Reading Fields of Blood while watching Charlie Hebdo

Capture from New York Times video

I know the sorrow I feel for those murdered in Paris – the creative artists, their colleagues and those killed trying to protect them – is shared by a massive international host who revere the norms of civil society and are shocked by the barbarity of the assailants. The attacks were nothing if not an explicit challenge to Western standards  of morality. But when I examine my own innermost feelings about the attack I find myself challenged in a very personal way. It is a feeling I recall having after each of the major terrorist shocks since September 11 – and so in a way one can conclude that the terrorists have won a small psychic victory – but though I am angry I am far from terrorized. I find myself thinking very little about the terrorists and their complaints and a lot about the type of society I want to live in and what that requires.

My awareness of the attacks on Charlie Hebdo came as I was slowly making my way through Karen Armstrong’s new book, Fields of Blood, in late evening snippets before falling asleep in my ridiculously safe and comfortable bed. From her book and also having had the opportunity to hear her speak about it, it is clear that the assertion Ms. Armstrong is most anxious to make is that the various world religions don’t deserve the blame they receive for inciting violence, and in fact should be viewed as important moderating influences on the broader social impulse to violence and warfare. From her distinguished career as a liberal-minded scholar of the history of religion and her long list of erudite popular books on religious topics, she is uniquely positioned to make the point.

Armstrong’s point of view, so easy to admire when threats seem remote, is difficult to hold on to when jostled by events like the Paris massacre. The killers there, in a grotesque kind of performance art, sought to make exactly the opposite point. They want you to believe that religion, and uniquely their own touted brand of religion, is extremely violent and must be obeyed if one wants to be safe.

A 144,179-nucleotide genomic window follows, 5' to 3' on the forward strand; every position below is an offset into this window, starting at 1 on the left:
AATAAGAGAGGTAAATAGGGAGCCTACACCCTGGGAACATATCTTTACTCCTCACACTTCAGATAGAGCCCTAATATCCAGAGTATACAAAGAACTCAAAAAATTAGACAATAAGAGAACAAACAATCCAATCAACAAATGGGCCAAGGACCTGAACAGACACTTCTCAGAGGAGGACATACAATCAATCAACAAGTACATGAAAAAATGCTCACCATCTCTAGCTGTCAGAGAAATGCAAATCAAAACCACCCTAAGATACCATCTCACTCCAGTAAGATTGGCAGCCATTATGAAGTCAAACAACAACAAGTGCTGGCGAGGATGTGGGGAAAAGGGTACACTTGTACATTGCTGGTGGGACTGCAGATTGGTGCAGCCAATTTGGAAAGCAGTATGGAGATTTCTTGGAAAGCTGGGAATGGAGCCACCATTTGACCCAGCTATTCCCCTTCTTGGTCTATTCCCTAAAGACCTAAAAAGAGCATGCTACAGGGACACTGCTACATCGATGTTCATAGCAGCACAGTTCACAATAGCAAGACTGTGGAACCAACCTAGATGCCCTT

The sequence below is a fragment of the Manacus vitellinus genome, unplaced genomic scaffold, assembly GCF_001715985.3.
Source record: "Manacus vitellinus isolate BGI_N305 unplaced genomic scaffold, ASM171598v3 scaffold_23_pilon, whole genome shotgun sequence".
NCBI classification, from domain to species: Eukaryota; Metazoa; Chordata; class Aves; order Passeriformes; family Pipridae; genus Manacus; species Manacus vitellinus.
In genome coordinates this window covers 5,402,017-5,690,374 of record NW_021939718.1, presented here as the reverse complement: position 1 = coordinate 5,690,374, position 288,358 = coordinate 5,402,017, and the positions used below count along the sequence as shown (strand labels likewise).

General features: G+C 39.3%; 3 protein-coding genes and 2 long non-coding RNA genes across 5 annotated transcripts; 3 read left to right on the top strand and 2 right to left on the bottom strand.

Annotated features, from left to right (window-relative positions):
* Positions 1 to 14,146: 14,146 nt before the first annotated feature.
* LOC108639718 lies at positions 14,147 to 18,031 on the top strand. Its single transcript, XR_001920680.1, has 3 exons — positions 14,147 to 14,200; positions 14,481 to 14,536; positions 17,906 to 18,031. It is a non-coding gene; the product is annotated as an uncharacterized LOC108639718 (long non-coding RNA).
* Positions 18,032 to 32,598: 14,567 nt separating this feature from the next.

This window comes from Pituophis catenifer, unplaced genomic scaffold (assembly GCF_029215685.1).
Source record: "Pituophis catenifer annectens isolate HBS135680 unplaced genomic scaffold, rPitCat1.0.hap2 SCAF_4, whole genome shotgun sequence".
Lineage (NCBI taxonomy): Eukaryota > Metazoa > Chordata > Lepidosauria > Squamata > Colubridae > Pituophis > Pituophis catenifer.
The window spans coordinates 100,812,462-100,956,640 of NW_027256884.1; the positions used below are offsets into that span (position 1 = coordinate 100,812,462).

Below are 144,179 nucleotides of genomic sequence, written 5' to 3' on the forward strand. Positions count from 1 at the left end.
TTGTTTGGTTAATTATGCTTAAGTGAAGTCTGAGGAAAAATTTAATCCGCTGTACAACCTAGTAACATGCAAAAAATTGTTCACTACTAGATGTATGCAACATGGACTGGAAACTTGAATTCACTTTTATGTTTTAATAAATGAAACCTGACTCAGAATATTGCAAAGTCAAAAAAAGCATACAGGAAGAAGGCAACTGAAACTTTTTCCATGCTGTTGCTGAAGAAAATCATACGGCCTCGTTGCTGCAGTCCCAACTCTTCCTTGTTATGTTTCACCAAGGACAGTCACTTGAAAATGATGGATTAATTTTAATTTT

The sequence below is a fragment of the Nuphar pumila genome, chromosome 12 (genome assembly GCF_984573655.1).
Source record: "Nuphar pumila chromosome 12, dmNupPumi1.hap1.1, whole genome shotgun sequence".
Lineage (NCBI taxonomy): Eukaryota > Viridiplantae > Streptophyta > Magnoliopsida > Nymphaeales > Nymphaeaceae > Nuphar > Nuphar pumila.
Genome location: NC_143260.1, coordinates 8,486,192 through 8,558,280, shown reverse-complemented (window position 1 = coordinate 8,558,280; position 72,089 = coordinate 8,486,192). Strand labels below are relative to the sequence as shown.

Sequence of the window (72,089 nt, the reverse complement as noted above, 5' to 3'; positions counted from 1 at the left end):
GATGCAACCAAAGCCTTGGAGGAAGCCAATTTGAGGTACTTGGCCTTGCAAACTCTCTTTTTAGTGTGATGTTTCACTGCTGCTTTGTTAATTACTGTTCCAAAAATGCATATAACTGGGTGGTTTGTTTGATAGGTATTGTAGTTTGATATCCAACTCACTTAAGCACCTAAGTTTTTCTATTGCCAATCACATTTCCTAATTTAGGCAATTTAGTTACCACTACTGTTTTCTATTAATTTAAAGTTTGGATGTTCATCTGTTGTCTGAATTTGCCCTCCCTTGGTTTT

The New York Times quoted an unnamed Parisian resident reflecting upon how the French adore their irreverent satire. “Of course you do,” I wanted to say, “So do I! But what are you willing to pay for it?” In even posing the question my hope is that the French, and Europe, and the West in general are willing to pay an awful lot to defend intellectual freedom and I am confident that as a simple matter of expenditure the money will be spent. My doubts lie elsewhere and they bring me back to Karen Armstrong’s book. For an additional observation she makes in Fields of Blood – more unpleasant to contemplate than the purported nonviolence of religion – is that since the dawn of agricultural societies the “state” has had an inescapable need to deploy violence within and without if it is to survive and thrive. The very visibility of the state’s resorting to coercion and violence, because it is so inherently repellent, is presented as a tricky challenge for states across the vast expanse of history, and Armstrong is ready with historical examples of states that failed the test and thus fell into oblivion. I suspect she is correct on this point and I think this is the challenge of our times against violent extremism.

I’m not confident that “we” (France, Europe or the West in general) are positioned to succeed in effectively channeling organized state violence against extremists of the type that struck Charlie Hebdo. Certainly there are Western vulnerabilities others have cataloged and I worry about also. Europe seems to be in a long-term mode of slow economic growth, an aging population and bureaucratic paralysis about how to socialize its immigrant population, and even in their hour of trauma are being pilloried simultaneously for being Islamaphobes and wimps. The U.S. can’t be accused of impassiveness in the face of extremism, though it has a less-than-exemplary record of effectiveness marred by misguided adventures and dark unprincipled behavior. One also suspects that it has discovered the fiscal boundaries of its ability to respond grandly whenever it is attacked.

These flaws seem to me symptoms of a larger problem: the West’s lack of total commitment to the idea of secularism and to forming the institutions and legal paradigms needed to aggressively defend an open society. Extremists will always be present and will have some raucous demand for what they want: what do we want other than for there to be no extremists? We seem to be stuck in the notion that benign neglect or laissez faire will lead to a free market of diverse competing ideologies, when it is in fact an invitation for the ruthless to bully the principled. If we really want an open market in ideas, we need to strenuously enforce the rules for openness, to use the coercive power of the state to enforce rigid standards of intolerance against… intolerance.

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